To simulate an example of a color consistency control test, three samples of a single whiskey were measured over a series of small color changes. Caramel, a natural food colorant used in the industry, was added in a series of increasing concentrations to each sample. The color of each sample was compared with a reference whiskey sample containing no extra caramel other than the caramel already present from the samples’ manufacturers.
To quantify the color difference between samples, delta E was calculated. Delta E is a measure of color difference. It is difficult to reliably determine color by eye, since it is often subjective and can look different depending on ambient lighting conditions. Delta E can be used to quantify a color difference against a reference. It is defined using the color coordinates CIE L* a* b*, which is another commonly used color coordinate system. Each parameter refers to the following: lightness or intensity for L*, red/ green chromaticity for a*, and yellow/blue chromaticity for b*. The calculation for delta E is the following:
ΔE = √(L*2 – L*1) + (a*2 – a*1) + (b*2 – b*1)
A delta E value between 1 and 3 is typically undetectable by eye. A delta E of 1 is often referred to as the lowest detectable limit for someone who is trained in color matching. For a perceptible color difference for the average person, a delta E of 2 or 3 is often used (1), (2).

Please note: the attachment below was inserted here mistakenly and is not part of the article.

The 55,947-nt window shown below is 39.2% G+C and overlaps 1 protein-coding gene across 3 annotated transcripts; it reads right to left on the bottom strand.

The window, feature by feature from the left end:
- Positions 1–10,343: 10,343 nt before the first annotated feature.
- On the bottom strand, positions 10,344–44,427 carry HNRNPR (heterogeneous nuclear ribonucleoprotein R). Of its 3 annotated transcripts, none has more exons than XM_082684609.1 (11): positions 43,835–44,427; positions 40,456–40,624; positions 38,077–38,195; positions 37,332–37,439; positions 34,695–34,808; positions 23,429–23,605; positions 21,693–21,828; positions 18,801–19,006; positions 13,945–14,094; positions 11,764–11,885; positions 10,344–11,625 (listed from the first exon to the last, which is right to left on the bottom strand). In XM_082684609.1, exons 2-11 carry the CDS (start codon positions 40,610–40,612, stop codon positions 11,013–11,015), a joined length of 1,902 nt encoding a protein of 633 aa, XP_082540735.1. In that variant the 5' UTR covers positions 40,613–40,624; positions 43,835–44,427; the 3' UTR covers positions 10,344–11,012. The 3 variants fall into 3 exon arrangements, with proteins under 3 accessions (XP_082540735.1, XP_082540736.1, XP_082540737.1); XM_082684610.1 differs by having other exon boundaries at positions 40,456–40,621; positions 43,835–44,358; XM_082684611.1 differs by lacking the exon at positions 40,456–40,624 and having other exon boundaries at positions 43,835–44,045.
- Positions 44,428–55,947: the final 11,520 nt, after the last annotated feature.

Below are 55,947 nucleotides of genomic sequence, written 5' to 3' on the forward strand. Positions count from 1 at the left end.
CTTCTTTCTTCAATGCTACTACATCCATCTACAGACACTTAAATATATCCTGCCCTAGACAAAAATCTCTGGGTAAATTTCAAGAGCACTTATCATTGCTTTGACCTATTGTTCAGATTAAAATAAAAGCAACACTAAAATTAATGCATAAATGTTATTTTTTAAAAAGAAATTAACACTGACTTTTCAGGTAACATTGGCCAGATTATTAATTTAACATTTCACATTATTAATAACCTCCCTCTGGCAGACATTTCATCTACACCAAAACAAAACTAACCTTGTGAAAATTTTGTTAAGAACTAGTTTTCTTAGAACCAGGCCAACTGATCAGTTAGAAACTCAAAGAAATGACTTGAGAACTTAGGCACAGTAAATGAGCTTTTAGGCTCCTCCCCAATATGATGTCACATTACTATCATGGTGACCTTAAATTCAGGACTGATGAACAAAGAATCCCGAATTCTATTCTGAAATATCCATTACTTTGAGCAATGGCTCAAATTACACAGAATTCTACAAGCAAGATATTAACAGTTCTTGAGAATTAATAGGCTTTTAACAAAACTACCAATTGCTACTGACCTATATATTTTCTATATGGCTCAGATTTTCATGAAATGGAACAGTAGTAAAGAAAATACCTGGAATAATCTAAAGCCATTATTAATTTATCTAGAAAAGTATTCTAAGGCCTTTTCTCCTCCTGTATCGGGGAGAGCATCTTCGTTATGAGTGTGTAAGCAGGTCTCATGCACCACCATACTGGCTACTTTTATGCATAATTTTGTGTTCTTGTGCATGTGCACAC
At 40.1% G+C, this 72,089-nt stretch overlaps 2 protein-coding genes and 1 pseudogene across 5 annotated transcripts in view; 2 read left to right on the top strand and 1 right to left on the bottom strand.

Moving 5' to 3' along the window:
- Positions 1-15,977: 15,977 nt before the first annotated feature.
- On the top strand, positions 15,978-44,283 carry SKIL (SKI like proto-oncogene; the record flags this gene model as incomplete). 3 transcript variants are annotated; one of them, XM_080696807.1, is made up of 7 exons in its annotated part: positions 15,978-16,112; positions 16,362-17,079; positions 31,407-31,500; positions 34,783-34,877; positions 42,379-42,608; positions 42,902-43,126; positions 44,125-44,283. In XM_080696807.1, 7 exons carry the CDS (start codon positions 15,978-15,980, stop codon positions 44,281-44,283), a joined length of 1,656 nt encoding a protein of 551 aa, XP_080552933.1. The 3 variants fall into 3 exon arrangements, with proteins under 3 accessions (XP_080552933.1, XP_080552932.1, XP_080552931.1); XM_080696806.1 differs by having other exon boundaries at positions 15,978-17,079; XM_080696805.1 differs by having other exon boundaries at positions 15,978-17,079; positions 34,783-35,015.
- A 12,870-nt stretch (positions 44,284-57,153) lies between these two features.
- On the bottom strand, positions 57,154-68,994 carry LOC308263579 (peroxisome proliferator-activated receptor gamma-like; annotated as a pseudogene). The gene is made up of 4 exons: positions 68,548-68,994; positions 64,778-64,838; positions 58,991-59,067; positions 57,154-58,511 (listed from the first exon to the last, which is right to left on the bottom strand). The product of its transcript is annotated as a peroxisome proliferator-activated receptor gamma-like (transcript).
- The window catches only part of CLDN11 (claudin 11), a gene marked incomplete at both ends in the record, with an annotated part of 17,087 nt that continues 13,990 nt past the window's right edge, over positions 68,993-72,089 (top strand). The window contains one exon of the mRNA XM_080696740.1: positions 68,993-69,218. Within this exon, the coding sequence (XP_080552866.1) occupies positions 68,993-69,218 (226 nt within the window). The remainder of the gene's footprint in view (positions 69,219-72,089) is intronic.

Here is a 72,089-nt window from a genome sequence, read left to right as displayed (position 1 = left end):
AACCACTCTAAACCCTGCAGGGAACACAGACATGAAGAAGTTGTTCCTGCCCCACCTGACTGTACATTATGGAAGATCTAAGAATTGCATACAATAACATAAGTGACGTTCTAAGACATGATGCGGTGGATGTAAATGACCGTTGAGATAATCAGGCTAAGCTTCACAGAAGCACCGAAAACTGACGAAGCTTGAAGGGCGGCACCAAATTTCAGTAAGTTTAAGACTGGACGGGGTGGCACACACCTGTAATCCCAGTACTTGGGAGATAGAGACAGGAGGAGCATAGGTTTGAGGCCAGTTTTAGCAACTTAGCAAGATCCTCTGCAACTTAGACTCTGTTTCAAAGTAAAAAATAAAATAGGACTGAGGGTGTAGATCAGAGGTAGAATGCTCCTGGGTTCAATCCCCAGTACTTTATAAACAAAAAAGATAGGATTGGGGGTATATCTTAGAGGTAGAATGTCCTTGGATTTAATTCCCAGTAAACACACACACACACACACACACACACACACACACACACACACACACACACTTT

As you can see in Figure 2, the whiskey samples used for this study are very close to each other in color, with differences nearly impossible to distinguish by eye. While a delta E of 1 is the absolute lowest limit of perceivable difference, a delta E of up to 10 appears close to identical for most people.
The delta E data calculated for these measurements are displayed in Figure 3. The graph clearly shows a linear trend between color and concentration of the additional caramel colorant. The samples measured reach a delta E of approximately 10, and go down to 1 or just below. This demonstrates that minor differences in color can be detected and quantitatively identified using spectral sensing. It is also clear from the linear trend of the data that it is possible to determine exactly how much additional caramel is in each sample. This is a powerful technique for identifying variation in the production of beverages, even below the limit of human perception. Beverage color can be identified accurately and rapidly using the Spark. This enables food and beverage producers to rapidly and reliably monitor the color and consistency of their product during or after production.
Spectral sensing is a powerful tool for food and beverage color measurement. Repeatable and reliable, spectral techniques can be used to detect minor changes in color at or below the limits of human perception. Here, the Spark spectral sensor was used to measure the transmissive color of whiskey samples. The ability to detect small shifts in color was demonstrated with a Delta E measurement. Ensuring color consistency is an important aspect of food and beverage quality. With modern spectral sensing tools, color measurements are reliable, quick and easy to do.
- Threshold and suprathreshold perceptual color differences. Witzel, R., Burnham, R., Onley, J. 1973, Optical Society of America.
- A re-determination of the trichromatic coeffients of the spectral colours. Wright, W. D. 1928, Optical Society of America.